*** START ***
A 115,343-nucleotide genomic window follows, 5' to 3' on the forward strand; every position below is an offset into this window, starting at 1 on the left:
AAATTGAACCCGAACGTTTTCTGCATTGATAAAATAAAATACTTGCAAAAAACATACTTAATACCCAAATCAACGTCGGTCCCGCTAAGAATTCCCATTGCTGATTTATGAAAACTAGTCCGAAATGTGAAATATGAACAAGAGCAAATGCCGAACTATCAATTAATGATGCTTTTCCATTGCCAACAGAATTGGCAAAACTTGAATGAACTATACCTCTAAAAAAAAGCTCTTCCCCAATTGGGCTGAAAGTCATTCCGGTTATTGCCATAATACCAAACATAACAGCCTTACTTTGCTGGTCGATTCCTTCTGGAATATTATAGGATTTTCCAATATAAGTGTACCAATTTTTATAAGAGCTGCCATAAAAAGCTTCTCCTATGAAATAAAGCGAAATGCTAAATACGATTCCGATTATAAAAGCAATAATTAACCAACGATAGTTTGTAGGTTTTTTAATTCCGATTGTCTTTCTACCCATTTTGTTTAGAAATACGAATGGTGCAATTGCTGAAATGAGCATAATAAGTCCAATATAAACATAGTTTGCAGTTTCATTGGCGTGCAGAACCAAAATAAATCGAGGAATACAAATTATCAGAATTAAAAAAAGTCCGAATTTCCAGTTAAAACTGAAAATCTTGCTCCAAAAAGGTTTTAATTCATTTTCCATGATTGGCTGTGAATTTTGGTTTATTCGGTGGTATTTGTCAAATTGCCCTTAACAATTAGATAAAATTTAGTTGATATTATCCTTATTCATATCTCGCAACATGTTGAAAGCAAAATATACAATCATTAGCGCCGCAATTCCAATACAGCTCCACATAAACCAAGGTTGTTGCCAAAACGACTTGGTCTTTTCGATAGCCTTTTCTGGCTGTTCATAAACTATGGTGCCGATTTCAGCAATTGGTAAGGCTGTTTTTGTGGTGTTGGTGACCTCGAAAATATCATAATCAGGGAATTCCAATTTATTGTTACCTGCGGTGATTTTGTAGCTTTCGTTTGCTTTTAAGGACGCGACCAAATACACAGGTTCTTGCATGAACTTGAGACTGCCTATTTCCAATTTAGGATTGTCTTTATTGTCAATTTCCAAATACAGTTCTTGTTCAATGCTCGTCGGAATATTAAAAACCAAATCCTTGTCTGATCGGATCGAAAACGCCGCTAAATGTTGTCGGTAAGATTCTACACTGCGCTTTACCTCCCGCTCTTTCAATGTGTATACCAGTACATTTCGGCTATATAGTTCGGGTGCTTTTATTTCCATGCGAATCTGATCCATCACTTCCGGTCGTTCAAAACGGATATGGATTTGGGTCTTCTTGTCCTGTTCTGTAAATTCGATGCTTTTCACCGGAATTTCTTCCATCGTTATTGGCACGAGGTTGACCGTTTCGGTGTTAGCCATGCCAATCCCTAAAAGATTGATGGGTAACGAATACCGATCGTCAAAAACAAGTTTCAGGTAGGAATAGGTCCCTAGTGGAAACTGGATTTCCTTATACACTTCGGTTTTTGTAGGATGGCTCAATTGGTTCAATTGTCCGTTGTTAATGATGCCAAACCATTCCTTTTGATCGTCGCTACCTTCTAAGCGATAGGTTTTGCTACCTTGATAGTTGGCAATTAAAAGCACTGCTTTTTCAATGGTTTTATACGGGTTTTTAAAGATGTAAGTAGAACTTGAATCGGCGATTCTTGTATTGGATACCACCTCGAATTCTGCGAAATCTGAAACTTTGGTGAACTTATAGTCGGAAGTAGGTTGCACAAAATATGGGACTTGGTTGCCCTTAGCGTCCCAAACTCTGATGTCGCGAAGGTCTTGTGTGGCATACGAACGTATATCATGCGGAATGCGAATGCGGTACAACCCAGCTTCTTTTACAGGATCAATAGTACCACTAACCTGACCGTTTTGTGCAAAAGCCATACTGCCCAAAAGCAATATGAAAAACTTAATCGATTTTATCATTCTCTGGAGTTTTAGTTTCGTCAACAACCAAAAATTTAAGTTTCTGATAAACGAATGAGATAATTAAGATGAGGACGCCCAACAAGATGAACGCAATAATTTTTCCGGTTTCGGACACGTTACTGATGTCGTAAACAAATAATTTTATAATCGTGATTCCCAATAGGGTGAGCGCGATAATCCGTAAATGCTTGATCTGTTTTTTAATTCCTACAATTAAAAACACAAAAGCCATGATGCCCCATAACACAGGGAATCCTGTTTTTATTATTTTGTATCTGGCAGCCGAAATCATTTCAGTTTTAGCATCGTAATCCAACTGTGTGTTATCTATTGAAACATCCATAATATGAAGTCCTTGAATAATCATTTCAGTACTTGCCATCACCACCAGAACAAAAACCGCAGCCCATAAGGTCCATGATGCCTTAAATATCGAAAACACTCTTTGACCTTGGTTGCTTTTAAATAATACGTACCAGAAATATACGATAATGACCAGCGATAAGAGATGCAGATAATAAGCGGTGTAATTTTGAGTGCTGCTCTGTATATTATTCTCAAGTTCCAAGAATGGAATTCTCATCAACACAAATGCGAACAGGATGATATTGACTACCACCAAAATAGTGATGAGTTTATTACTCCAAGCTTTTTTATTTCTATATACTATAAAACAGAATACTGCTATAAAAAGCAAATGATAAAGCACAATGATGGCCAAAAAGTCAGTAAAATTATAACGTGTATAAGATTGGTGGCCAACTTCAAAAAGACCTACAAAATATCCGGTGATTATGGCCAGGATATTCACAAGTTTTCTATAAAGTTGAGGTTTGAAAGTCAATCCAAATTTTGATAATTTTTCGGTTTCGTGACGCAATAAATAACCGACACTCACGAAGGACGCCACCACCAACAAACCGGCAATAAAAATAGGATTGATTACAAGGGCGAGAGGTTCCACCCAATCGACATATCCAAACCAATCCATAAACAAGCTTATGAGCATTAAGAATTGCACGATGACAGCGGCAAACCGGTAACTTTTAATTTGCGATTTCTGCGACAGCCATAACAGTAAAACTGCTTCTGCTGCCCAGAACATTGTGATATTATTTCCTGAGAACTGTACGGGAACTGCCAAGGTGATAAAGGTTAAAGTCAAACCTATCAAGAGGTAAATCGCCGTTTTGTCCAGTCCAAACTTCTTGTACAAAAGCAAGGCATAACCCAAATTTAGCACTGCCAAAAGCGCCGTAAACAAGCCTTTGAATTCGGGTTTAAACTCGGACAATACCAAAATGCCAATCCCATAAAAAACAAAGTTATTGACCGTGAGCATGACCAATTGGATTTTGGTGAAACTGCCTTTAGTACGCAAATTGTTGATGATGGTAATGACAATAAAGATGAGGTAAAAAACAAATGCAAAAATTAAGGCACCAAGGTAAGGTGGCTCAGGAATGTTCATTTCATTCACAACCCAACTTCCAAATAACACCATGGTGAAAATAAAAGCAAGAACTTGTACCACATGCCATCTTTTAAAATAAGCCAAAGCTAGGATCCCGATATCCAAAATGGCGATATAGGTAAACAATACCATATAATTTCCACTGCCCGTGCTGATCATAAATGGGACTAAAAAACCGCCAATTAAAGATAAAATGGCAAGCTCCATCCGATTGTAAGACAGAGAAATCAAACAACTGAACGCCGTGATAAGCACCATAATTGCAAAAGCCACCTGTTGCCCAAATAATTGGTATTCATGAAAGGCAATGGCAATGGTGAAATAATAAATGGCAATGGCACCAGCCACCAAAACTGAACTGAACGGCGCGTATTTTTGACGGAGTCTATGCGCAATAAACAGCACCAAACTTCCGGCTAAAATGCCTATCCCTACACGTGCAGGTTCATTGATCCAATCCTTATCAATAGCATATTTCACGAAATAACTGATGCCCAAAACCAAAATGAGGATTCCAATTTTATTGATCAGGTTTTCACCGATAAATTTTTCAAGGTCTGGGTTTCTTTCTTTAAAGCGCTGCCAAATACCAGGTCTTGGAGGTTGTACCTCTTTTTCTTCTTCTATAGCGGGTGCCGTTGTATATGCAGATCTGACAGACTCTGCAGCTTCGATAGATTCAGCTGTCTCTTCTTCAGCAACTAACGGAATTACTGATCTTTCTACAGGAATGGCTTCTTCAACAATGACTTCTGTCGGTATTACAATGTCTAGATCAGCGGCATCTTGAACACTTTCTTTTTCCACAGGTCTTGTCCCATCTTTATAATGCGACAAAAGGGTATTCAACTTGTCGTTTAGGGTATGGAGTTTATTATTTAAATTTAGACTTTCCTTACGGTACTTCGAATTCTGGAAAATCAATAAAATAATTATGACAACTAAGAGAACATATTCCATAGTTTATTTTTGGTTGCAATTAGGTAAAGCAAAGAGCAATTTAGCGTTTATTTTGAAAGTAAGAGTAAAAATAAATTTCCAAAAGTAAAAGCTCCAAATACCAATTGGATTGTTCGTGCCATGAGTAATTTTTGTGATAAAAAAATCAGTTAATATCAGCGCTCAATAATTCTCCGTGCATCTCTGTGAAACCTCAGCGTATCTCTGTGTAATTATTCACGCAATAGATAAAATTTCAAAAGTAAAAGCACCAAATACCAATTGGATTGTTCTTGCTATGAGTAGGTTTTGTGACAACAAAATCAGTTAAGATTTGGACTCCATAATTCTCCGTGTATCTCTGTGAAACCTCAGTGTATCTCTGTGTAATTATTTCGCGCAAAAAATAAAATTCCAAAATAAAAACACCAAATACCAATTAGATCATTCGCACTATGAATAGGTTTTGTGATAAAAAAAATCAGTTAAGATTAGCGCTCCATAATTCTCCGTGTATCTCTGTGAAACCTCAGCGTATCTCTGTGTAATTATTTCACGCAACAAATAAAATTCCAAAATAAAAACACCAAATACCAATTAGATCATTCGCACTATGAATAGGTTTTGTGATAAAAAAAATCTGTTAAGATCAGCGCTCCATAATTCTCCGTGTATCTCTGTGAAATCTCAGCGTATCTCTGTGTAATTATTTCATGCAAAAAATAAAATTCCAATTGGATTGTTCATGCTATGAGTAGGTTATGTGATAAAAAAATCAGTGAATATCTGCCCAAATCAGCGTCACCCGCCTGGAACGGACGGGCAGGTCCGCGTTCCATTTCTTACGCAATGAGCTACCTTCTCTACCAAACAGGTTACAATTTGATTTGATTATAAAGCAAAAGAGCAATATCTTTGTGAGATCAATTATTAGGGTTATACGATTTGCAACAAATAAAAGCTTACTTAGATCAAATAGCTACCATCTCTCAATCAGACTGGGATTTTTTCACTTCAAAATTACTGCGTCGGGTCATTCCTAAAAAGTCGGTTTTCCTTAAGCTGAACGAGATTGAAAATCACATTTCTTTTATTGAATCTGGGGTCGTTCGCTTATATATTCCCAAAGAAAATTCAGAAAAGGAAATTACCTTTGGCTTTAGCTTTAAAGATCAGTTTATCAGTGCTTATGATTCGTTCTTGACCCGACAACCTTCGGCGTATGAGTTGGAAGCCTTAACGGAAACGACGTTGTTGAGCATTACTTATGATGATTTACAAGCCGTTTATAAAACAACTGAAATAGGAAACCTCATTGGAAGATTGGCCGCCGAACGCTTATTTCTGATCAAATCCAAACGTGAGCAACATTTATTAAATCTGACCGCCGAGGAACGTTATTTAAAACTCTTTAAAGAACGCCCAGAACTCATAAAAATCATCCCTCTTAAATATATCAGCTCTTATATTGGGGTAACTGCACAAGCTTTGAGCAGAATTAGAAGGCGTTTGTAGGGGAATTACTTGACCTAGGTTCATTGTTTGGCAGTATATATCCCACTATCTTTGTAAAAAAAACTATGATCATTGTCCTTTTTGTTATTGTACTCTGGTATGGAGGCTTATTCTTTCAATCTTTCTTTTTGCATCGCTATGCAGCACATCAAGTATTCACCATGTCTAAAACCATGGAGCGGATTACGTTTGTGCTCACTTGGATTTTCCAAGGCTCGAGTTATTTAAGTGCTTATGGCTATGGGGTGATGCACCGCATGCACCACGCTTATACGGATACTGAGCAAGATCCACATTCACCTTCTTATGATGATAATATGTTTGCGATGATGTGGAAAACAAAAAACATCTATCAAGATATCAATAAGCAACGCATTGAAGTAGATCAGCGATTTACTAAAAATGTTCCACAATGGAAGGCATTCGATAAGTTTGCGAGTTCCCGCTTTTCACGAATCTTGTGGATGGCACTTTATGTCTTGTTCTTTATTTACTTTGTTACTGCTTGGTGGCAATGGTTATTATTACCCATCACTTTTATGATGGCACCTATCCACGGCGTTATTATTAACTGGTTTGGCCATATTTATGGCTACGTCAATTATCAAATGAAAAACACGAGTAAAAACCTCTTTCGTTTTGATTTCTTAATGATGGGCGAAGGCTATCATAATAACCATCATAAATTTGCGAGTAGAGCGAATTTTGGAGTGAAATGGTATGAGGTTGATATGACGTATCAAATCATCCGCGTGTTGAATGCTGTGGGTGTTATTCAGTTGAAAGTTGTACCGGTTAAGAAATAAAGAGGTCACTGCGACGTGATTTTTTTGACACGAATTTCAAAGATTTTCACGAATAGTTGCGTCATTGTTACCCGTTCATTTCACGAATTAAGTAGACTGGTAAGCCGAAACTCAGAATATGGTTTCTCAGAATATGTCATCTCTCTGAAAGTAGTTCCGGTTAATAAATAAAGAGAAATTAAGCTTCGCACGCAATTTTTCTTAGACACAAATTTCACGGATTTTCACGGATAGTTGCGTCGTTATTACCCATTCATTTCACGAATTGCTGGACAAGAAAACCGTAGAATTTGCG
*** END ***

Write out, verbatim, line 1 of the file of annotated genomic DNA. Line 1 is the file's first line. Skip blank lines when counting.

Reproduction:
A 115,343-nucleotide genomic window follows, 5' to 3' on the forward strand; every position below is an offset into this window, starting at 1 on the left: